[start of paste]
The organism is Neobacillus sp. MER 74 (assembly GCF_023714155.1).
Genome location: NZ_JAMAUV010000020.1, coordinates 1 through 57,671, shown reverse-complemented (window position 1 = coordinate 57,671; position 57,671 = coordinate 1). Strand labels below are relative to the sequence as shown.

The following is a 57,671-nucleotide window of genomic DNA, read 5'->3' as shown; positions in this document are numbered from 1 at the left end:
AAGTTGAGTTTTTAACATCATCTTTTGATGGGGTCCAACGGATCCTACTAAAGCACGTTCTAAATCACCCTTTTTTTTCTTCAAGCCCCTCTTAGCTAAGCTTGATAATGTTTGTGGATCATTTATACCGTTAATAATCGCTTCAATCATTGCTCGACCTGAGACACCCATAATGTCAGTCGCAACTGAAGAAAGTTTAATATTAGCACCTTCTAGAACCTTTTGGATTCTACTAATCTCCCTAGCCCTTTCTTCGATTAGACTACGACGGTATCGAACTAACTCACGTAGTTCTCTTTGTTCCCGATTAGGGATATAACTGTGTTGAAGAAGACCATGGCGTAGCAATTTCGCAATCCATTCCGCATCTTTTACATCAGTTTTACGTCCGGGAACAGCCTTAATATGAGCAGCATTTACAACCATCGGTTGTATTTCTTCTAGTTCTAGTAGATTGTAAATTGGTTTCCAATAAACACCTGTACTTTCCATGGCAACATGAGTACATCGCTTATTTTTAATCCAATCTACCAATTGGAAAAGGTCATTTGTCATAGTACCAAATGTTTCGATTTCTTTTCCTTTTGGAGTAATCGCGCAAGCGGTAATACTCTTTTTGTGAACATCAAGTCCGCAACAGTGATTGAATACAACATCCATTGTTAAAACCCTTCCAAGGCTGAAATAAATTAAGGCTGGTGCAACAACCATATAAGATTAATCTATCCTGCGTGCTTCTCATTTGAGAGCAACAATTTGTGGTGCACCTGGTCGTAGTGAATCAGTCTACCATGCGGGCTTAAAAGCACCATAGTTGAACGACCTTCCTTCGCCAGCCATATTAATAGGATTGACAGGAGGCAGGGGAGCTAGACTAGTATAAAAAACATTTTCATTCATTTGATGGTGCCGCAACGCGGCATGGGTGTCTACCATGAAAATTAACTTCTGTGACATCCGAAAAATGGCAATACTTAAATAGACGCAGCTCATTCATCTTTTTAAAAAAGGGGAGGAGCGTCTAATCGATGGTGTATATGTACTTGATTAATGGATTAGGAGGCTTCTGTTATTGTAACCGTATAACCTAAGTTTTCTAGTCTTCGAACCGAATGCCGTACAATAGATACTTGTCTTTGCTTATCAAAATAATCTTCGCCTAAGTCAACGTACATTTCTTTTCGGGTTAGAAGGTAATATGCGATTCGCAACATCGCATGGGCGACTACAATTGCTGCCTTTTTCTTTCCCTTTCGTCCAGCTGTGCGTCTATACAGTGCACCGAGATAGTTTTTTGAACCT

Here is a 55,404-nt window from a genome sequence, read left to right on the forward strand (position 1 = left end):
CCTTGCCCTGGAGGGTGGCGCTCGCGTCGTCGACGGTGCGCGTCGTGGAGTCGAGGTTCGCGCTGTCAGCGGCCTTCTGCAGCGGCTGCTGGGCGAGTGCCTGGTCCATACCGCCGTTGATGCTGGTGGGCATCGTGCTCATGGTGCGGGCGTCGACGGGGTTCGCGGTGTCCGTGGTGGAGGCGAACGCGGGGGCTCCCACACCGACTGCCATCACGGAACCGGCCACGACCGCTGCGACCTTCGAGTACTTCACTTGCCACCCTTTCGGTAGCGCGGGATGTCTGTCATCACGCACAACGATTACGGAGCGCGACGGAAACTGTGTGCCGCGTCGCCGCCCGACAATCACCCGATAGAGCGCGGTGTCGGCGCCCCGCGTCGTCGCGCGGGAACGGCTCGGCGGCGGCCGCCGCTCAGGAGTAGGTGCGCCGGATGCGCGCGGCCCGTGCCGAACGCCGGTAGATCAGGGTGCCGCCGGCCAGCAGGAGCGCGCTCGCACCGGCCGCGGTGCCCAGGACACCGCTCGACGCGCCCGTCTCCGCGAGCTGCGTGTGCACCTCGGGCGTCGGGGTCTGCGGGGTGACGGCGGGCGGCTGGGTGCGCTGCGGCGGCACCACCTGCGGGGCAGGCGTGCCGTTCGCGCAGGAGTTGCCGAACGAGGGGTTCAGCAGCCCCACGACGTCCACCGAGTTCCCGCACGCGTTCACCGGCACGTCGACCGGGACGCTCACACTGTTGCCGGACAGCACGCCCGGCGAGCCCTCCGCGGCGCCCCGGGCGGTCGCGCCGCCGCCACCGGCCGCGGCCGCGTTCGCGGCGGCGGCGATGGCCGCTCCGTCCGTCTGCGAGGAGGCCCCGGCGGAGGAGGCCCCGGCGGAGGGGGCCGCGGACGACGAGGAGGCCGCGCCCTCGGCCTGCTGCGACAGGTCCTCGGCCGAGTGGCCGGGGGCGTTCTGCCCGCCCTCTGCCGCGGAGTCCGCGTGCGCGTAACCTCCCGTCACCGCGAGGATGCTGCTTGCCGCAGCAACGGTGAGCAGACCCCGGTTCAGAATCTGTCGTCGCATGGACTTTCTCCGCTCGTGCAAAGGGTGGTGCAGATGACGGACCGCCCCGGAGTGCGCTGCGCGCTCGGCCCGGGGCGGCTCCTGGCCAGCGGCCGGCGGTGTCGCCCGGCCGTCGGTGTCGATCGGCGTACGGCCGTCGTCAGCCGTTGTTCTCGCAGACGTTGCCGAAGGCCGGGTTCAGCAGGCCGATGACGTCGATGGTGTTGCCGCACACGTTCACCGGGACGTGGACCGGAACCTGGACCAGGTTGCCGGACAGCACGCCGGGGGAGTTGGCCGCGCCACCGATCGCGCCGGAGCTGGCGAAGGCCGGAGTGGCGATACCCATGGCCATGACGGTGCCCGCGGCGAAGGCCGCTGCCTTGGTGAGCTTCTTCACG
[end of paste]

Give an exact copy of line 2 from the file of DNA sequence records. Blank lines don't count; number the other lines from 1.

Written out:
Genome location: NZ_JAMAUV010000020.1, coordinates 1 through 57,671, shown reverse-complemented (window position 1 = coordinate 57,671; position 57,671 = coordinate 1). Strand labels below are relative to the sequence as shown.